June 1994, Part 3: After concluding my commercial copywriting seminar in England for Metro Radio Group, I took my first Sabena Airlines flight, to Brussels, Belgium.
Don’t rush off to book your flight; that airline since has gone out of business.
My host was BRTN, Belgium’s national broadcasting company. Bob De Groof had arranged — on rather short notice, once he learned I was to be in England that month — for me to conduct two days of air talent seminars. The first was in Antwerp, for BRTN’s newest station, “DONNA.”
(That’s it; just “DONNA.” Not even “Radio Donna.” A very distinctive personality for a young, aggressive radio station quite unlike the typical government-run station.)
As you probably know, Belgium is a small country, and I was given the choice of flying into either Brussels or Antwerp, about 40 kilometers apart. I also was given the choice of being housed in either city. This choice served to consume a couple of days for me when planning the trip: Brussels or Antwerp? Never having been in Belgium, I was at a loss to choose. And I couldn’t think of any friends who had been there to advise me.
So I made two calls, seeking advice. The first was to Sabena Airlines, then the national airline of Belgium. The reservations agent I spoke with was a New Yorker who had been to both cities. “Definitely Brussels,” she said. “Antwerp is very dirty and very American; Brussels is much more European.”
My second call was to Napah Phyakul Quach of the International Visitors Council of Los Angeles, which occasionally has asked me to speak to groups of visiting radio professionals from around the world. Napah had not been to Belgium, but she asked a colleague who replied, “Definitely Brussels.”
So I dutifully faxed my choice (Brussels) to the kind person at BRTN who was handling the arrangements for me. “Brussels?” she replied. “You’ll miss the wonderful personality of Antwerp, which is a much more charming city!”
Bob reacted with even more disdain for my choice: “Very well,” he faxed me. “After you have settled into your hotel in Brussels, I shall meet you for dinner at some stuffy, pretentious restaurant crowded with boring diplomats. And then I shall drive home to Antwerp, where I shall stop off for coffee at a charming, intimate café filled with warm, interesting people!”
Well, due to the airline schedules, ultimately I concluded that Brussels would be much more convenient.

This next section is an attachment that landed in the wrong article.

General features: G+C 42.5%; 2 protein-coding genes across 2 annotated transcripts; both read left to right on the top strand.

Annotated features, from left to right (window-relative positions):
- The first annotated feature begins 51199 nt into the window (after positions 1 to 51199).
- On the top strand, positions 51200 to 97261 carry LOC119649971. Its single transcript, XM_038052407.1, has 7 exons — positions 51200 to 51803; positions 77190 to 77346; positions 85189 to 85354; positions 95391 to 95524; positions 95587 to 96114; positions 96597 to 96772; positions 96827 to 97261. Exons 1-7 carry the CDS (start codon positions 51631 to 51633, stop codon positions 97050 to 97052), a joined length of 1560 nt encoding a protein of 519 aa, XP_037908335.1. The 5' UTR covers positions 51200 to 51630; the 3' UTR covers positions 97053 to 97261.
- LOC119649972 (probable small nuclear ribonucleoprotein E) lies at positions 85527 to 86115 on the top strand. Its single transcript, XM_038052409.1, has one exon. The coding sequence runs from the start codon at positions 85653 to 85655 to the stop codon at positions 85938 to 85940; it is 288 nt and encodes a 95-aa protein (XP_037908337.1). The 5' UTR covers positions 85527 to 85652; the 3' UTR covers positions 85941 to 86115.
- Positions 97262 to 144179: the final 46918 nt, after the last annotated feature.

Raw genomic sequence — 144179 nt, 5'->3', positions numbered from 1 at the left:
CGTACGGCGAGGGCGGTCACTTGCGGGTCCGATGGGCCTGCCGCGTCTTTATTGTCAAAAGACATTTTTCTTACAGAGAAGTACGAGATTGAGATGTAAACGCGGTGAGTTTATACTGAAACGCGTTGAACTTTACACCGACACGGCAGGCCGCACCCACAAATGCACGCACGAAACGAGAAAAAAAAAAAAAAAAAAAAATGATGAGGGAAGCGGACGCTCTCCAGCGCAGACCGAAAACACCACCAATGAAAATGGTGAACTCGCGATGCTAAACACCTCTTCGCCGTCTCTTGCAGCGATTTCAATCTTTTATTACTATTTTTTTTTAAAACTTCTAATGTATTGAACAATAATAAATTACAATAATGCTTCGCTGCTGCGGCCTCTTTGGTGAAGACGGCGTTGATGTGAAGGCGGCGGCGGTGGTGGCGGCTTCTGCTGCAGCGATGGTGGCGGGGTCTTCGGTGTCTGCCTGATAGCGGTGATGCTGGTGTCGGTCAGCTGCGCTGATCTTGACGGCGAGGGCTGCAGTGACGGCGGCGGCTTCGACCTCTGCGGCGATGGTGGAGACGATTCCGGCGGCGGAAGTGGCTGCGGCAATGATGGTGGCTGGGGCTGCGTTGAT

Upon reaching Belgium, I learned that Antwerp is supposed to be a wonderful old city to walk around in. Here’s an exaggerated way of comparing the two cities: Antwerp is for backpacking tourists, Brussels is for diplomats and wealthy tourists. Because I prefer to walk around and explore very informally, I resolved to spend my free half-day in Antwerp.
After all of my angst at choosing where to stay and where to explore, I never did get to spend any free time in Antwerp. The DONNA seminar was at Antwerp University, which was the only part of the city I saw.
As an American to whom an “old” institution has existed for 60 years, it was remarkable for me to look down at the students hurrying through the courtyard….as students have done in that very spot since the 1800’s. For mundane reasons having to do with bus & train schedules, I spent Saturday afternoon in Brussels.
Bob took me for “mussels & chips” at Chez Leon.
“Mussels & chips” is a dish for which Brussels is famous, and Chez Leon is the restaurant most famous for it.
(An aside here: All the guidebooks — as well as that Sabena Airlines New Yorker I spoke with — said I must try the Belgian chips. It took me quite a while to understand that they weren’t referring to potato chips; they were talking about what North Americans call french fries.)
Bob warned me that mussels were not really in season yet, but we sat at an outside table (on a narrow street with lots of foot traffic) and ate. Rarely having had mussels, I was not able to judge their quality. As for the chips? A disappointment. Not that they were bad; they were good. But I had been led to expect an experience completely removed from “french fries.” To my naive palate, these definitely were just french fries — good, not great.
On my free afternoon, I bought a waffle from a sidewalk stand. Despite the American idea of “Belgian waffles,” this was not covered with strawberries & whipped cream. But it was quite delicious, with sugar sprinkled on it — definitely as tasty as the guidebooks said.
My stroll around Brussels took me to the St. Hubert Gallery — which some claim is the world’s first indoor shopping mall, going back to the early 19th Century.
(At first, I didn’t even realize there was a roof, which is a very high skylight.)
I had dinner at an Indian restaurant, quite close to Waterloo. The food was very good, but the restaurant was empty. The owner explained that Belgians assume all Indian food is very hot (spicy), and they’re afraid to try it. What a perfect opportunity for radio! I told the owner that he should get together with the other Indian restaurants in Brussels and launch a radio commercial campaign centered on the theme:
“Indian food — incredibly delicious…and it’s NOT too spicy!”
They could offer a money-back guarantee:
“Come to any of these participating restaurants this week; if you don’t love our food, you don’t pay!”
Next Week: Flights to Virginia and to Ohio lead me to formulate new Rules For Airline Passengers.